DIET
April 23, 2010

A Really Easy Diet Tip

Sleep. A study has found that the sleep-deprived tend to consume over 500 calories more a day than those who are well-rested.

A new study from France has found that people who are sleep deprived, even for as little as one night, eat significantly more the next day, compared to people who are well-rested. The study is published in the March 31st online issue of the American Journal of Clinical Nutrition.

Earlier studies have suggested that there may be a link between sleep and weight (i.e., less sleep may be connected to higher body mass indices (BMI) in general). But this is the first study to put that idea to the test over just a couple of nights.

But it’s just not that they ate a little more when they were sleep deprived – they ate 560 calories more, which is the equivalent of almost a full meal for most people.

Laurent Brondel of the European Center for Taste Sciences in Dijon, France, studied 12 healthy, normal weight men whose average age was 22. On the first day of the study, the men slept from 12 a.m. to 8 a.m. (this was the well-rested condition) and on the second day they slept from 2 a.m. to 6 a.m. (the sleep-deprived condition). They were able to eat as much as they liked throughout the study.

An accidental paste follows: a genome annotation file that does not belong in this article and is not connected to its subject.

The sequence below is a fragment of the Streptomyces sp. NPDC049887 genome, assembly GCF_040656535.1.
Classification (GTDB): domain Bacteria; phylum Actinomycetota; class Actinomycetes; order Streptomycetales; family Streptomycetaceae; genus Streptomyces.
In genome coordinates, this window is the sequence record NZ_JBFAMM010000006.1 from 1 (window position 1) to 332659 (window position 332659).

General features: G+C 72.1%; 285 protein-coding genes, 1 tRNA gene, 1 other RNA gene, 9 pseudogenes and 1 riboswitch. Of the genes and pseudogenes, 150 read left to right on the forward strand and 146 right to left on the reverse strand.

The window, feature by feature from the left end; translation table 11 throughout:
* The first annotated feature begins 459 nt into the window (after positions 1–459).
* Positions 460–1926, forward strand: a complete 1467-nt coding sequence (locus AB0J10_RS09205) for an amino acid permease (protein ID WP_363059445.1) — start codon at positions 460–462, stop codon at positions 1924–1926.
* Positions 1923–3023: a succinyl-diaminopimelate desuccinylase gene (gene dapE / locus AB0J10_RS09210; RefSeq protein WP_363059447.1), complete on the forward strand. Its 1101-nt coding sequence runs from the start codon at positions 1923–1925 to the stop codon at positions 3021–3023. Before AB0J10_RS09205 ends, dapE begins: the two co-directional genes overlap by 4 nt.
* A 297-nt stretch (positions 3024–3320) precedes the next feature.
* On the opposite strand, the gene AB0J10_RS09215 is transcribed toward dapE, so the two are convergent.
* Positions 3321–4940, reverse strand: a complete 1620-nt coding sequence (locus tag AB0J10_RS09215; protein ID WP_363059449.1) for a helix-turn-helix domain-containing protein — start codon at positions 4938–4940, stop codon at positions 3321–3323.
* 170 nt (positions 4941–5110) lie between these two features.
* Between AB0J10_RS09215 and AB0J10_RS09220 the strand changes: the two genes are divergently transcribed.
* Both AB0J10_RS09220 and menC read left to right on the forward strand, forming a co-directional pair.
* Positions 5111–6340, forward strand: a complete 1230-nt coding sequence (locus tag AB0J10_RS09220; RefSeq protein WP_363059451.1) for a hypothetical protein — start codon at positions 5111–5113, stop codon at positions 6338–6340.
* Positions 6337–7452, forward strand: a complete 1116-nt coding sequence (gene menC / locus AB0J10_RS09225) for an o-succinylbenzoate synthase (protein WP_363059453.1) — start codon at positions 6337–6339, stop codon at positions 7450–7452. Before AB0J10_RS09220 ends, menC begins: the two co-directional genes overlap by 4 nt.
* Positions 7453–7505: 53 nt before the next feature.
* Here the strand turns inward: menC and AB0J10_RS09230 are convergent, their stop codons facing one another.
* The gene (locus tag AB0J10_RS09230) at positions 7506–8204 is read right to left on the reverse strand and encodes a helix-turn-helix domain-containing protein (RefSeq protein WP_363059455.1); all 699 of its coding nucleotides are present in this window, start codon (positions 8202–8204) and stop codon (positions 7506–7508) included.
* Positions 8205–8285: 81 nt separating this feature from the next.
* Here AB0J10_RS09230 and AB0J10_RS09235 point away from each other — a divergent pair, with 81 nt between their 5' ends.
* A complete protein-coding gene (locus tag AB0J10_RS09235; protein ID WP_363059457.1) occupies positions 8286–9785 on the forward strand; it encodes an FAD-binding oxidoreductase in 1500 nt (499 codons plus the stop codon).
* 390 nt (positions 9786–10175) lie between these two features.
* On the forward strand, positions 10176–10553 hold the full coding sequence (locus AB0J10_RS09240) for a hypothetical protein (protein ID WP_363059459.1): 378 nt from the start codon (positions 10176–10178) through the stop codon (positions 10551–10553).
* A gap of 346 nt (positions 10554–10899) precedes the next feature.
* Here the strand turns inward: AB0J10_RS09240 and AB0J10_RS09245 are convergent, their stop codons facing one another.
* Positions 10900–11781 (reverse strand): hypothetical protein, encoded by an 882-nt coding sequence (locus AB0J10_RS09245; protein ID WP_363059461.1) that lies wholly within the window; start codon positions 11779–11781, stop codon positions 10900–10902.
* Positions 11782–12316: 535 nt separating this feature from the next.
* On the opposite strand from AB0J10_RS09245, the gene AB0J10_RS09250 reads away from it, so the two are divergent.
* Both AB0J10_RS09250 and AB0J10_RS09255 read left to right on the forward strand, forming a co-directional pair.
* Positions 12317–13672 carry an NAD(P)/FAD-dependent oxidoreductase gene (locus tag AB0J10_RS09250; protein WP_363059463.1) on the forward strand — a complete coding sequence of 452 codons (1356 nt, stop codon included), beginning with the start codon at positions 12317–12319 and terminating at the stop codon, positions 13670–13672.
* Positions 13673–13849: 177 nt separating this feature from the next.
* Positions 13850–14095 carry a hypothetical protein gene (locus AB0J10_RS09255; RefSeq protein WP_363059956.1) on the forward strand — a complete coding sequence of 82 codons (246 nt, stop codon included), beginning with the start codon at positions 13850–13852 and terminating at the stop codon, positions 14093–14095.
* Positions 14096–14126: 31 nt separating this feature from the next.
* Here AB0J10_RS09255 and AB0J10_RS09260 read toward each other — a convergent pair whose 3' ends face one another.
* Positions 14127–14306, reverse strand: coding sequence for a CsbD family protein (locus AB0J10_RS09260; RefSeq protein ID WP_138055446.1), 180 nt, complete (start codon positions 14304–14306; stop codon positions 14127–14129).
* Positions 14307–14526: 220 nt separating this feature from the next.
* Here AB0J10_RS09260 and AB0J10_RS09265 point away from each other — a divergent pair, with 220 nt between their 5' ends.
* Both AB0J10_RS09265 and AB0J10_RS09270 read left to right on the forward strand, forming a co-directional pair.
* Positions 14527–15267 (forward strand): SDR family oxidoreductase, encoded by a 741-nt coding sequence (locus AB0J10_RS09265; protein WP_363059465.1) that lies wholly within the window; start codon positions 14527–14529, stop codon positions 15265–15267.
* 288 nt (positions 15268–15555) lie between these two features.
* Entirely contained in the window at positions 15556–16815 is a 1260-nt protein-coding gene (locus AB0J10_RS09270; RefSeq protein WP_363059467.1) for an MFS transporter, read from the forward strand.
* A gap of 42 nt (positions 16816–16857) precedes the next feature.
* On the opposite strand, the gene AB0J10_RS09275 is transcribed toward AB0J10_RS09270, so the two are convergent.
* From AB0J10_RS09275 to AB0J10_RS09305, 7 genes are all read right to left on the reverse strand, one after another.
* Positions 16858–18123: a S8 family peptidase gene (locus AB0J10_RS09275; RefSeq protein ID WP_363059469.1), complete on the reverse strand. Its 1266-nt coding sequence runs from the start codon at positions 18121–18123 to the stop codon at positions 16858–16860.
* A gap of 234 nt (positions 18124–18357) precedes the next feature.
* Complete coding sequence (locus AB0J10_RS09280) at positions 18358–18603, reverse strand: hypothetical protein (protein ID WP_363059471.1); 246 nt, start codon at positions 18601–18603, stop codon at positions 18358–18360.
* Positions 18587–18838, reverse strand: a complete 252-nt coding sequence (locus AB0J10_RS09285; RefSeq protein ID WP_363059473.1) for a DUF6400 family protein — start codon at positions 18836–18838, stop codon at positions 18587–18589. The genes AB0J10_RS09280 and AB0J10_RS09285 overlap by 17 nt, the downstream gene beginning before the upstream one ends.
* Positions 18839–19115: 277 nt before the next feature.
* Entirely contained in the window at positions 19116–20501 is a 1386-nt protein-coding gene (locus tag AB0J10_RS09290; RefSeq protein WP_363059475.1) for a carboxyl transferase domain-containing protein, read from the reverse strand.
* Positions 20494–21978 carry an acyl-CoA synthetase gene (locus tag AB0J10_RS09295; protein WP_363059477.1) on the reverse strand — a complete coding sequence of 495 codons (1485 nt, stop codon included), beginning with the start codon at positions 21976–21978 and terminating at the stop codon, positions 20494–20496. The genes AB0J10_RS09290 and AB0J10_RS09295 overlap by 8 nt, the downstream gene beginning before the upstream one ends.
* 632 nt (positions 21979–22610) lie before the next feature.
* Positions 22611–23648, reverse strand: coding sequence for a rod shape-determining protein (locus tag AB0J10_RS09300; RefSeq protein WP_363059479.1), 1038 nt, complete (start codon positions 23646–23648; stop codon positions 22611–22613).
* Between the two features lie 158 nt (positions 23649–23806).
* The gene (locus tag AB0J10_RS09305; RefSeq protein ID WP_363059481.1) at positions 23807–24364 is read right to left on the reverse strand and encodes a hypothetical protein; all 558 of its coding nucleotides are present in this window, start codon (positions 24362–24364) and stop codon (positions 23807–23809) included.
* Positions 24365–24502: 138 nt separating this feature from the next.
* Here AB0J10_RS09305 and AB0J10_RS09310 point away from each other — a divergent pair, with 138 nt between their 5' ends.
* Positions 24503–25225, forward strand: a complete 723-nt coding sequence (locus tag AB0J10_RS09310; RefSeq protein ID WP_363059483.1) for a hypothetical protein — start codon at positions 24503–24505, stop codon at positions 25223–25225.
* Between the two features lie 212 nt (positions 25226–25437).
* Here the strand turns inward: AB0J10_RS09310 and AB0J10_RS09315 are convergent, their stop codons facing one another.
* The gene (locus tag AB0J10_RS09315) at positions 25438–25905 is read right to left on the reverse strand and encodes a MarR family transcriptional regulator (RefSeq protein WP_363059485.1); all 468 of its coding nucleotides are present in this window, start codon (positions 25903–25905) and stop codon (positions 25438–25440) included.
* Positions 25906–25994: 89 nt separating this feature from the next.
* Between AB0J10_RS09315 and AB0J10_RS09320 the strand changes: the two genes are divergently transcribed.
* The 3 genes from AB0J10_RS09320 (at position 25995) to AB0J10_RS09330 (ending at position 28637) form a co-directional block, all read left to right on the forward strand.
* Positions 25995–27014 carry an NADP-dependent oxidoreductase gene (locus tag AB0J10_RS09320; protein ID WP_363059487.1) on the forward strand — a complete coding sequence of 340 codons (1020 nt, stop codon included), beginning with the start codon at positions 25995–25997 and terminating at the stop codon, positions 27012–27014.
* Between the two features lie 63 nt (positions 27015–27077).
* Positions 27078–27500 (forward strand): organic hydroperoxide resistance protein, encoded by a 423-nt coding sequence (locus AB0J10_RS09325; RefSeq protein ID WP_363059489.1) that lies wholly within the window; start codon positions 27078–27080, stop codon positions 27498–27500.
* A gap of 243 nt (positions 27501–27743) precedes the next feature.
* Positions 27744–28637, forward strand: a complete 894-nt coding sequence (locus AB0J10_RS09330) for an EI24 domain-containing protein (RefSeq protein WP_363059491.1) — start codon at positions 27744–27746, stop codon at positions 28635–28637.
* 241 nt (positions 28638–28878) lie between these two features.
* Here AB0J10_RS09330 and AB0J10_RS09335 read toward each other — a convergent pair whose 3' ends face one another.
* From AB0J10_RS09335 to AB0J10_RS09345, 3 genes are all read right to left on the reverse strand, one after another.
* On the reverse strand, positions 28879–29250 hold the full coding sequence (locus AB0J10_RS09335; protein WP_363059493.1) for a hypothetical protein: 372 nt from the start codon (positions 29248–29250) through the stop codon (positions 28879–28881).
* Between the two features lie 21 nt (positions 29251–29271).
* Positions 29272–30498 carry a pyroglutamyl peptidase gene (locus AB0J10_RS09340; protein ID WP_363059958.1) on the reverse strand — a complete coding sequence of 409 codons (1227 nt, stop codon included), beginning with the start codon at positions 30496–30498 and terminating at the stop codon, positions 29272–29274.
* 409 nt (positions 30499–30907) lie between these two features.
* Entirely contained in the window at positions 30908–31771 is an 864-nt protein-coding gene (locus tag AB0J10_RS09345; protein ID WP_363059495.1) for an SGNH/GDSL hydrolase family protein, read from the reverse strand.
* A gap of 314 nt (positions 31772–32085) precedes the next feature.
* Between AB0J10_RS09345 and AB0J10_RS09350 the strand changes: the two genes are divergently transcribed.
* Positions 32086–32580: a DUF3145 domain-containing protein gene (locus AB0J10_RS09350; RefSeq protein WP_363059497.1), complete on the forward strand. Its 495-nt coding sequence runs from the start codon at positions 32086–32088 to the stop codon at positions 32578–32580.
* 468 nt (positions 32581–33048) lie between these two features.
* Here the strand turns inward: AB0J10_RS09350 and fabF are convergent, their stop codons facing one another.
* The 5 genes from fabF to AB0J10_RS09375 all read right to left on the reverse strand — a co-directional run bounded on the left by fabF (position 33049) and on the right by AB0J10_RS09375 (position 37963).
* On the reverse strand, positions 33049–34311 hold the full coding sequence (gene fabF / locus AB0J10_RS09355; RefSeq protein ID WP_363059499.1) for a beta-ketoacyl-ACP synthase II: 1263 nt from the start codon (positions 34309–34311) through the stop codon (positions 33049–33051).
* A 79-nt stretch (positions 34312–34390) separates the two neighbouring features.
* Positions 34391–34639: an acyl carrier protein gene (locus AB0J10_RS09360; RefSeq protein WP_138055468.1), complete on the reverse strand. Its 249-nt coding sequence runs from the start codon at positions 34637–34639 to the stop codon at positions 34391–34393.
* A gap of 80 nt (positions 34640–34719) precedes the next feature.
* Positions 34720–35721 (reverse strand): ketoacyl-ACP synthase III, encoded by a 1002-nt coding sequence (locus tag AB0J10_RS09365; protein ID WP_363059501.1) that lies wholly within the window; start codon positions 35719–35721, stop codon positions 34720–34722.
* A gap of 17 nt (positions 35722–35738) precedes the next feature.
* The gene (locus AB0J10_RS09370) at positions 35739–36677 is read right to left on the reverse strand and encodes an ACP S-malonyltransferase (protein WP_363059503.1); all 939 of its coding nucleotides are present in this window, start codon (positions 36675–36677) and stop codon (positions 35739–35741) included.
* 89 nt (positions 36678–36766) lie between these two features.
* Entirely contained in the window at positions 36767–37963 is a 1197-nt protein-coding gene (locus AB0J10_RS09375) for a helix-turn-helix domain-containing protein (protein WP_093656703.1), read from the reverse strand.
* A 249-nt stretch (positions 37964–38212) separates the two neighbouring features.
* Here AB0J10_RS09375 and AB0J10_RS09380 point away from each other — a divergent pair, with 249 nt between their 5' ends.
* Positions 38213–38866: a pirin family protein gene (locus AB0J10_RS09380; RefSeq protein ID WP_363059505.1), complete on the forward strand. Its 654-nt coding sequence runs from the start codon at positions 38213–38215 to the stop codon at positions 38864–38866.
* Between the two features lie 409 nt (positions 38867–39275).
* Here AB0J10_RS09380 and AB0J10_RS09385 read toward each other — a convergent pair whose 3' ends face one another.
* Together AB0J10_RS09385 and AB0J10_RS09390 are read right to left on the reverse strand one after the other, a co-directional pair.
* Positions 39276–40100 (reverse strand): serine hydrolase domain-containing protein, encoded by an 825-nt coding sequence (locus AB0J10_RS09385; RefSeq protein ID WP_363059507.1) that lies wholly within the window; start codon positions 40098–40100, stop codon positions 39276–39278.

After getting only four hours’ worth of sleep in the sleep-deprived condition, the men consumed 22% more calories than they had when they were well-rested on eight hours of sleep. But it’s just not that they ate a little more when they were sleep deprived – they ate 560 calories more, which is the equivalent of almost a full meal for most people.

Why might this be the case? Earlier work has suggested that sleep deprivation disrupts normal levels of the hunger and satiation hormones, ghrelin and leptin. While this study didn’t measure hormone levels in the men, the participants did report feeling much hungrier after the night of sleep deprivation, suggesting that something may be occurring at the molecular level which should be teased apart further in future studies.

The authors conclude by saying that “sleep restriction could be one of the environmental factors that contribute to the obesity epidemic.” Whether one is trying to lose weight or just maintain a healthy weight, it is clear that getting enough sleep is an important ingredient.

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